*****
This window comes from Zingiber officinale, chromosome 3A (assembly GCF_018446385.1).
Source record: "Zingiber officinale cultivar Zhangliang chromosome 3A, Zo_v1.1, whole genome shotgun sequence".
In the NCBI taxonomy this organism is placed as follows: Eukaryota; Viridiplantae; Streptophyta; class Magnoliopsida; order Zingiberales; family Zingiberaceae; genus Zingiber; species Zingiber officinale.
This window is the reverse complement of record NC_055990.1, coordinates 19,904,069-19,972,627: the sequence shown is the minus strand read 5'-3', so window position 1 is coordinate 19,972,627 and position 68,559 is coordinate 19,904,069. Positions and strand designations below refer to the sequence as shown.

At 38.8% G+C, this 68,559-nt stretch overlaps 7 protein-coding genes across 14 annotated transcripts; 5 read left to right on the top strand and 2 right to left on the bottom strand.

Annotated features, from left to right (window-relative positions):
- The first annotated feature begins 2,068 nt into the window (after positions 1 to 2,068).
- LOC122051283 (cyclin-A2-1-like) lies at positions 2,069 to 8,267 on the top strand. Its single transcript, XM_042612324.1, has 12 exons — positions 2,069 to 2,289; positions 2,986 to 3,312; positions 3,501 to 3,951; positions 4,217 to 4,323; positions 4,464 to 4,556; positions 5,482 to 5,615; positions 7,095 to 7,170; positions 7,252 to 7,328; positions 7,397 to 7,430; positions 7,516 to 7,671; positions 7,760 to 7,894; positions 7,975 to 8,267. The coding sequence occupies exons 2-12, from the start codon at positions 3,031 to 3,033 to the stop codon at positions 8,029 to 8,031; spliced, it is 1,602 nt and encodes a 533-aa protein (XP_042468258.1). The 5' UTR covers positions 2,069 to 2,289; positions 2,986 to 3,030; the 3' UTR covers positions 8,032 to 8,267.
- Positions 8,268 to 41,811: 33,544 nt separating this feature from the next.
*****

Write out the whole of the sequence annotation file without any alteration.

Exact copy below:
This window comes from Zingiber officinale, chromosome 3A (assembly GCF_018446385.1).
Source record: "Zingiber officinale cultivar Zhangliang chromosome 3A, Zo_v1.1, whole genome shotgun sequence".
In the NCBI taxonomy this organism is placed as follows: Eukaryota; Viridiplantae; Streptophyta; class Magnoliopsida; order Zingiberales; family Zingiberaceae; genus Zingiber; species Zingiber officinale.
This window is the reverse complement of record NC_055990.1, coordinates 19,904,069-19,972,627: the sequence shown is the minus strand read 5'-3', so window position 1 is coordinate 19,972,627 and position 68,559 is coordinate 19,904,069. Positions and strand designations below refer to the sequence as shown.

At 38.8% G+C, this 68,559-nt stretch overlaps 7 protein-coding genes across 14 annotated transcripts; 5 read left to right on the top strand and 2 right to left on the bottom strand.

Annotated features, from left to right (window-relative positions):
- The first annotated feature begins 2,068 nt into the window (after positions 1 to 2,068).
- LOC122051283 (cyclin-A2-1-like) lies at positions 2,069 to 8,267 on the top strand. Its single transcript, XM_042612324.1, has 12 exons — positions 2,069 to 2,289; positions 2,986 to 3,312; positions 3,501 to 3,951; positions 4,217 to 4,323; positions 4,464 to 4,556; positions 5,482 to 5,615; positions 7,095 to 7,170; positions 7,252 to 7,328; positions 7,397 to 7,430; positions 7,516 to 7,671; positions 7,760 to 7,894; positions 7,975 to 8,267. The coding sequence occupies exons 2-12, from the start codon at positions 3,031 to 3,033 to the stop codon at positions 8,029 to 8,031; spliced, it is 1,602 nt and encodes a 533-aa protein (XP_042468258.1). The 5' UTR covers positions 2,069 to 2,289; positions 2,986 to 3,030; the 3' UTR covers positions 8,032 to 8,267.
- Positions 8,268 to 41,811: 33,544 nt separating this feature from the next.